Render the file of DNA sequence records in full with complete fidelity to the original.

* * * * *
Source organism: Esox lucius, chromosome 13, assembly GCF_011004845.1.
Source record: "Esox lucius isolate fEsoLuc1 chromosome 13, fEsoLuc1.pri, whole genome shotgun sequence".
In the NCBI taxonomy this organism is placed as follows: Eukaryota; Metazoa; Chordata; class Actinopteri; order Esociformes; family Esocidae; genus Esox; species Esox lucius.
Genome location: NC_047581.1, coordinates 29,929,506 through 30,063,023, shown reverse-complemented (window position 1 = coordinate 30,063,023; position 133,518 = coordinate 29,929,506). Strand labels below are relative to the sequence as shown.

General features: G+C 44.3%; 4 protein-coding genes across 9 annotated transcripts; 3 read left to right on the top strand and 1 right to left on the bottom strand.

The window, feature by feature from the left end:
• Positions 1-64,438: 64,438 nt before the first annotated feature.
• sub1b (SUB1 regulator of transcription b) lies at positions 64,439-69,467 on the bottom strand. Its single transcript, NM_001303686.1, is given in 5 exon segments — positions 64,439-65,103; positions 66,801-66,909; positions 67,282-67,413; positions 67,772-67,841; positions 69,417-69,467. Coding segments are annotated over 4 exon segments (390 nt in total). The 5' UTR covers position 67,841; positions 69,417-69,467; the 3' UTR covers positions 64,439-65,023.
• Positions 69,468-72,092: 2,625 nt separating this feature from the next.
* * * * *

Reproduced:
Source organism: Esox lucius, chromosome 13, assembly GCF_011004845.1.
Source record: "Esox lucius isolate fEsoLuc1 chromosome 13, fEsoLuc1.pri, whole genome shotgun sequence".
In the NCBI taxonomy this organism is placed as follows: Eukaryota; Metazoa; Chordata; class Actinopteri; order Esociformes; family Esocidae; genus Esox; species Esox lucius.
Genome location: NC_047581.1, coordinates 29,929,506 through 30,063,023, shown reverse-complemented (window position 1 = coordinate 30,063,023; position 133,518 = coordinate 29,929,506). Strand labels below are relative to the sequence as shown.

General features: G+C 44.3%; 4 protein-coding genes across 9 annotated transcripts; 3 read left to right on the top strand and 1 right to left on the bottom strand.

The window, feature by feature from the left end:
• Positions 1-64,438: 64,438 nt before the first annotated feature.
• sub1b (SUB1 regulator of transcription b) lies at positions 64,439-69,467 on the bottom strand. Its single transcript, NM_001303686.1, is given in 5 exon segments — positions 64,439-65,103; positions 66,801-66,909; positions 67,282-67,413; positions 67,772-67,841; positions 69,417-69,467. Coding segments are annotated over 4 exon segments (390 nt in total). The 5' UTR covers position 67,841; positions 69,417-69,467; the 3' UTR covers positions 64,439-65,023.
• Positions 69,468-72,092: 2,625 nt separating this feature from the next.